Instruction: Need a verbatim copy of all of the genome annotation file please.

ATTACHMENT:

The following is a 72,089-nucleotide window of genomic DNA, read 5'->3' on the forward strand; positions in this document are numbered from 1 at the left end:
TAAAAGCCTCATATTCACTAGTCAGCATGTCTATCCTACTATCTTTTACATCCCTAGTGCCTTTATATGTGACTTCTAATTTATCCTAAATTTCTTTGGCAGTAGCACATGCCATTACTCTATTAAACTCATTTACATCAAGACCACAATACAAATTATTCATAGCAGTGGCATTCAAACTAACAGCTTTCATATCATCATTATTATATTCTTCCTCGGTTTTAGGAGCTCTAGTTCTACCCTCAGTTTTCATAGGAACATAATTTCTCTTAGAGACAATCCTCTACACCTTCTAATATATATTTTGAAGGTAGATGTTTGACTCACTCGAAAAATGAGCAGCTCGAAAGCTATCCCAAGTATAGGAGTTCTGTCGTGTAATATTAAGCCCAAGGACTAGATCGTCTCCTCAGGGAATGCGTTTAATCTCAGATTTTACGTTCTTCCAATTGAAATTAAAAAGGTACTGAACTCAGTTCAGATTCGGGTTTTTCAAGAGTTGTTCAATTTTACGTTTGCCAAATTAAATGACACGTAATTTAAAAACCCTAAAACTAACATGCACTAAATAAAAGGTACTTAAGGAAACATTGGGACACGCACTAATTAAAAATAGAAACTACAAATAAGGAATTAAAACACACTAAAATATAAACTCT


The following is a 72,089-nucleotide window of genomic DNA, read 5'->3' on the forward strand; positions in this document are numbered from 1 at the left end:
TAAAAGCCTCATATTCACTAGTCAGCATGTCTATCCTACTATCTTTTACATCCCTAGTGCCTTTATATGTGACTTCTAATTTATCCTAAATTTCTTTGGCAGTAGCACATGCCATTACTCTATTAAACTCATTTACATCAAGACCACAATACAAATTATTCATAGCAGTGGCATTCAAACTAACAGCTTTCATATCATCATTATTATATTCTTCCTCGGTTTTAGGAGCTCTAGTTCTACCCTCAGTTTTCATAGGAACATAATTTCTCTTAGAGACAATCCTCTACACCTTCTAATATATATTTTGAAGGTAGATGTTTGACTCACTCGAAAAATGAGCAGCTCGAAAGCTATCCCAAGTATAGGAGTTCTGTCGTGTAATATTAAGCCCAAGGACTAGATCGTCTCCTCAGGGAATGCGTTTAATCTCAGATTTTACGTTCTTCCAATTGAAATTAAAAAGGTACTGAACTCAGTTCAGATTCGGGTTTTTCAAGAGTTGTTCAATTTTACGTTTGCCAAATTAAATGACACGTAATTTAAAAACCCTAAAACTAACATGCACTAAATAAAAGGTACTTAAGGAAACATTGGGACACGCACTAATTAAAAATAGAAACTACAAATAAGGAATTAAAACACACTAAAATATAAACTCT